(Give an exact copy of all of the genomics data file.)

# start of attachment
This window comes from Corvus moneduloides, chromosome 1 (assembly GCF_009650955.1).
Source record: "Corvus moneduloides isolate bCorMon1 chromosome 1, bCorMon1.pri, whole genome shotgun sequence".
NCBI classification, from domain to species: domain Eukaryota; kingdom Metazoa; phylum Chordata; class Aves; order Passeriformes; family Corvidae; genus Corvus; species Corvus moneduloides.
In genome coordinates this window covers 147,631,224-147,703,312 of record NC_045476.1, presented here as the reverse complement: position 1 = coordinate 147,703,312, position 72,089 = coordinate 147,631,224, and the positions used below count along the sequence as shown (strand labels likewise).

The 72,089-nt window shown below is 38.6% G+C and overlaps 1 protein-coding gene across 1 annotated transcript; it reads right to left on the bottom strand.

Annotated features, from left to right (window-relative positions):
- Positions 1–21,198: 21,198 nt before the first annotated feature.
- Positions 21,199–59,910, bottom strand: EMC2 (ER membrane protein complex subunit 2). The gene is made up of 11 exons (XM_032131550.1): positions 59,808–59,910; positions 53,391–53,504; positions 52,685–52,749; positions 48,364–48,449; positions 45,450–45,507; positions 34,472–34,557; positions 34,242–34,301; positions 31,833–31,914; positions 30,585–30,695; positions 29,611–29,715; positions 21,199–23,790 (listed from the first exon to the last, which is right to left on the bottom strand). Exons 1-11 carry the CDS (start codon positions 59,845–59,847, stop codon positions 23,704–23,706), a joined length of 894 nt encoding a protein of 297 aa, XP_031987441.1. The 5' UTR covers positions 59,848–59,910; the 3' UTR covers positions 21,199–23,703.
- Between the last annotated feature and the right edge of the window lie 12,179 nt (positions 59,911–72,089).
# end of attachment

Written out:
This window comes from Corvus moneduloides, chromosome 1 (assembly GCF_009650955.1).
Source record: "Corvus moneduloides isolate bCorMon1 chromosome 1, bCorMon1.pri, whole genome shotgun sequence".
NCBI classification, from domain to species: domain Eukaryota; kingdom Metazoa; phylum Chordata; class Aves; order Passeriformes; family Corvidae; genus Corvus; species Corvus moneduloides.
In genome coordinates this window covers 147,631,224-147,703,312 of record NC_045476.1, presented here as the reverse complement: position 1 = coordinate 147,703,312, position 72,089 = coordinate 147,631,224, and the positions used below count along the sequence as shown (strand labels likewise).

The 72,089-nt window shown below is 38.6% G+C and overlaps 1 protein-coding gene across 1 annotated transcript; it reads right to left on the bottom strand.

Annotated features, from left to right (window-relative positions):
- Positions 1–21,198: 21,198 nt before the first annotated feature.
- Positions 21,199–59,910, bottom strand: EMC2 (ER membrane protein complex subunit 2). The gene is made up of 11 exons (XM_032131550.1): positions 59,808–59,910; positions 53,391–53,504; positions 52,685–52,749; positions 48,364–48,449; positions 45,450–45,507; positions 34,472–34,557; positions 34,242–34,301; positions 31,833–31,914; positions 30,585–30,695; positions 29,611–29,715; positions 21,199–23,790 (listed from the first exon to the last, which is right to left on the bottom strand). Exons 1-11 carry the CDS (start codon positions 59,845–59,847, stop codon positions 23,704–23,706), a joined length of 894 nt encoding a protein of 297 aa, XP_031987441.1. The 5' UTR covers positions 59,848–59,910; the 3' UTR covers positions 21,199–23,703.
- Between the last annotated feature and the right edge of the window lie 12,179 nt (positions 59,911–72,089).